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Brussels Demands Immediate ‘Brexit’ Negotiations to Limit Fallout

  • Henry Ridgwell

European Council President Donald Tusk briefs the media after Britain voted to leave the bloc, in Brussels, Belgium, June 24, 2016.

European Council President Donald Tusk briefs the media after Britain voted to leave the bloc, in Brussels, Belgium, June 24, 2016.

Brussels Demands Immediate ‘Brexit’ Negotiations to Limit Fallout
After the global shock caused by Britain’s vote to leave the European Union, EU officials in Brussels are scrambling to contain the economic and political damage.

Some analysts have questioned the future of the EU itself now that it is set to lose one of its biggest political and economic powers. The leaders of the EU’s institutions issued a robust joint response Friday, however, promising to stand strong and protect the well-being of Europe’s people.

In pointed remarks to the news media, EU Council President Donald Tusk said the remaining 27 nations must come together.

“Today, on behalf of the 27 leaders, I can say that we are determined to keep our unity as 27. For all of us, the union is the framework for our common future,” said Tusk.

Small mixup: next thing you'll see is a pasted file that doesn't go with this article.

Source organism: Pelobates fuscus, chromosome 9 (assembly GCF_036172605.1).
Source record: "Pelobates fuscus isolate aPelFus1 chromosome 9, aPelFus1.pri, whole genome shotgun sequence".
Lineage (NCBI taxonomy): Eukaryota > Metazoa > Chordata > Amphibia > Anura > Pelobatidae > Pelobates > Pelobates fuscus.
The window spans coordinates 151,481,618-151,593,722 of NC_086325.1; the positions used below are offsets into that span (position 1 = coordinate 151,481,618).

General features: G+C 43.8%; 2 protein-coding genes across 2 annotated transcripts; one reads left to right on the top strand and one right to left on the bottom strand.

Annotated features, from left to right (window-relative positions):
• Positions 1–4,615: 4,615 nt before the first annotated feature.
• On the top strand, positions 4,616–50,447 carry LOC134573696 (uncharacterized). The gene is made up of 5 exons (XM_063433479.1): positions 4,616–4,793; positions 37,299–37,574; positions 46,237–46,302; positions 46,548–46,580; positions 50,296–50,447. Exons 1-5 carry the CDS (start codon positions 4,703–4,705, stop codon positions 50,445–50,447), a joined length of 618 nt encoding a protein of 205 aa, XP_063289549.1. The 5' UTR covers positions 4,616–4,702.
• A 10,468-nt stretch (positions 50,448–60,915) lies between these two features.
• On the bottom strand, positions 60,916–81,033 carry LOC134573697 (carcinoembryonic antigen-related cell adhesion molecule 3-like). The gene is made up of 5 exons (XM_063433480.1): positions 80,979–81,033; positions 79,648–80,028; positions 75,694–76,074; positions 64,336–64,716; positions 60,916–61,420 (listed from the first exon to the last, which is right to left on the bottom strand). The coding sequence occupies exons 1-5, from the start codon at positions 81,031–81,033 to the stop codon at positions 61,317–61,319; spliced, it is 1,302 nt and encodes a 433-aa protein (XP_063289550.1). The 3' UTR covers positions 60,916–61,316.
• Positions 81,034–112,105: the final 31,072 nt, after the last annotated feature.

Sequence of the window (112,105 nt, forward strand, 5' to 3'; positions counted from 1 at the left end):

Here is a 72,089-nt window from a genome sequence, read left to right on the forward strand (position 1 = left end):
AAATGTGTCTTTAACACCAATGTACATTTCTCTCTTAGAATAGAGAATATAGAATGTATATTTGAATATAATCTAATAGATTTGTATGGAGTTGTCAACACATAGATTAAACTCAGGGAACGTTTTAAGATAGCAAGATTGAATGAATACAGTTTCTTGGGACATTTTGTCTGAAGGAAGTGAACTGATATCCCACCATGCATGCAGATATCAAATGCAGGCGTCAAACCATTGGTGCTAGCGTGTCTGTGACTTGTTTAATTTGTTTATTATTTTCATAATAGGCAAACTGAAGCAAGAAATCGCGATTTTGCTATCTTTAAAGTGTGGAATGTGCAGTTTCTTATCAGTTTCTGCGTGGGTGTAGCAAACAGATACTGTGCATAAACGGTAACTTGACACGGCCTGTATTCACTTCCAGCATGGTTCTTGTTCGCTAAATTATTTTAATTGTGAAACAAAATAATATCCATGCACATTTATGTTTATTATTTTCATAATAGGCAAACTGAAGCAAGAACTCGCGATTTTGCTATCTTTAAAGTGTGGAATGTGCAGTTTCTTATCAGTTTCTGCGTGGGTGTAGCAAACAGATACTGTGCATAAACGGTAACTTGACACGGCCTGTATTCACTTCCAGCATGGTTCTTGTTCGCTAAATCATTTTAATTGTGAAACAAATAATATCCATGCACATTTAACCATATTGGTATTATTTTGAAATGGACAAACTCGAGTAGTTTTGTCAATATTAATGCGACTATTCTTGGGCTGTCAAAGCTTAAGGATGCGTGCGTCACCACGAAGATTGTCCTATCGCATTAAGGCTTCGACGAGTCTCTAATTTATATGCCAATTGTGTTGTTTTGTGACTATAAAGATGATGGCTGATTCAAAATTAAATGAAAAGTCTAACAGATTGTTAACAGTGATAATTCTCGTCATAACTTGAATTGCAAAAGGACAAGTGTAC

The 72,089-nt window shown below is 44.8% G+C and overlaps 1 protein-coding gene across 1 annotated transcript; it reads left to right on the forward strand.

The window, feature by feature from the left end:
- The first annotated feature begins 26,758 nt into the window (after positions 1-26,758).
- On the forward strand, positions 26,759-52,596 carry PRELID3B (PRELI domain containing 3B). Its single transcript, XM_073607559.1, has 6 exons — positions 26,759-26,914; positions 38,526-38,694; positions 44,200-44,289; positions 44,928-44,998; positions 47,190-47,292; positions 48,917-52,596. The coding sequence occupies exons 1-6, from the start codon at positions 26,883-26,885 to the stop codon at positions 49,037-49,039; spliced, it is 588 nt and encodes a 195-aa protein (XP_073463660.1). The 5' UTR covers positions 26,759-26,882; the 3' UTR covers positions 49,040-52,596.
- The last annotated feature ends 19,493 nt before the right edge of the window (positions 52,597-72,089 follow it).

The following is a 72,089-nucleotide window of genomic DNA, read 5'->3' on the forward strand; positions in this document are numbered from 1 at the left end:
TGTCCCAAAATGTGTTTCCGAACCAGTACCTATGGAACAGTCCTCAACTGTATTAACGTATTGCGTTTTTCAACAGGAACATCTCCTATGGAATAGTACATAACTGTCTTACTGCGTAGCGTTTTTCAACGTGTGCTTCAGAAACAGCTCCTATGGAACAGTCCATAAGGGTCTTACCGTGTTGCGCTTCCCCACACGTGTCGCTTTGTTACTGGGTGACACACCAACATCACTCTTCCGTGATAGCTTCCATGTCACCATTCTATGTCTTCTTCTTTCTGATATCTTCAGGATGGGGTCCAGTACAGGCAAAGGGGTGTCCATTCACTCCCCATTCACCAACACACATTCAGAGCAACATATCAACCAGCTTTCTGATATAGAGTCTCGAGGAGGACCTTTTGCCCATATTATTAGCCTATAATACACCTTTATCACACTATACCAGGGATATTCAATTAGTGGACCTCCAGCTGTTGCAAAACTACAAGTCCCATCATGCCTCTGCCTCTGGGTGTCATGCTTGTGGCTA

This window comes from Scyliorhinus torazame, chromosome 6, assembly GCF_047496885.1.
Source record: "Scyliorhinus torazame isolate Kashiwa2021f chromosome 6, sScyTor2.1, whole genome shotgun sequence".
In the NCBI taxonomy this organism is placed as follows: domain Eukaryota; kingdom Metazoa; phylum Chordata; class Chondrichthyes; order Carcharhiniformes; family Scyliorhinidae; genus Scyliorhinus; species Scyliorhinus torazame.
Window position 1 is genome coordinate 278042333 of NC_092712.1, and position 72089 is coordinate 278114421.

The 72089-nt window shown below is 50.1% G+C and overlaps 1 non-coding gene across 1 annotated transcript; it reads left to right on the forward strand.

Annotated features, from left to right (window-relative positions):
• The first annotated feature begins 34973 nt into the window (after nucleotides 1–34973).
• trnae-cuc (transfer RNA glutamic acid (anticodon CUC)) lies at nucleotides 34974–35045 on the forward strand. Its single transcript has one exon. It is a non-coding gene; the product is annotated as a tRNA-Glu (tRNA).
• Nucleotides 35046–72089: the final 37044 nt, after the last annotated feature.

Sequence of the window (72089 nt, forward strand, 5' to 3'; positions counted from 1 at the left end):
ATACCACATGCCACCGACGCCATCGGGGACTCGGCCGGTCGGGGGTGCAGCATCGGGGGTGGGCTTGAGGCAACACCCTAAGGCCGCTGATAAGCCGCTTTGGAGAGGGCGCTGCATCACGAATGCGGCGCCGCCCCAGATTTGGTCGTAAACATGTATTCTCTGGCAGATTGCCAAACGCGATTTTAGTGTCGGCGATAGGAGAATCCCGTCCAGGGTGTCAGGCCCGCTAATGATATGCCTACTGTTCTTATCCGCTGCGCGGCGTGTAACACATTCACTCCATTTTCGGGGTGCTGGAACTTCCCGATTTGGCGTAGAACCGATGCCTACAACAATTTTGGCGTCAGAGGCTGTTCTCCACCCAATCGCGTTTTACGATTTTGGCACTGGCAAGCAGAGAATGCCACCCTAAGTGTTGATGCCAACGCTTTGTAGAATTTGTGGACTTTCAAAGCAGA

His counterpart at the European Parliament, Martin Schulz, demanded an immediate start to negotiations on Britain’s withdrawal.

European Parliament President Martin Schulz gives a statement after the Conference of Presidents at the European Parliament in Brussels, Belgium, June 24, 2016.

European Parliament President Martin Schulz gives a statement after the Conference of Presidents at the European Parliament in Brussels, Belgium, June 24, 2016.

Protecting the eurozone

“The member states who remain in the EU must discuss how to improve the EU and how to protect, especially the eurozone countries, how to protect the eurozone in the next coming months,” said Schulz.

The European Central Bank and the Bank of England have said they will do everything in their power to restore stability. Economist Gregory Claeys of the Bruegel Institute doesn’t expect the market volatility to be long-term.

"Together in fact they should be able to take care of the situation. The situation is not as bad as for example the one we had in 2008 and 2009, because the financial sector is in a much better situation," said Claeys.

It is the longer term political damage to the European Union that some fear could prove fatal. Anti-EU parties in the Netherlands and Italy already have demanded their own referendums.

For now, the British flag flies alongside those of its EU allies, but after 43 years, the countdown has begun to Britain’s exit — a seismic shift in the geopolitical order of Europe.

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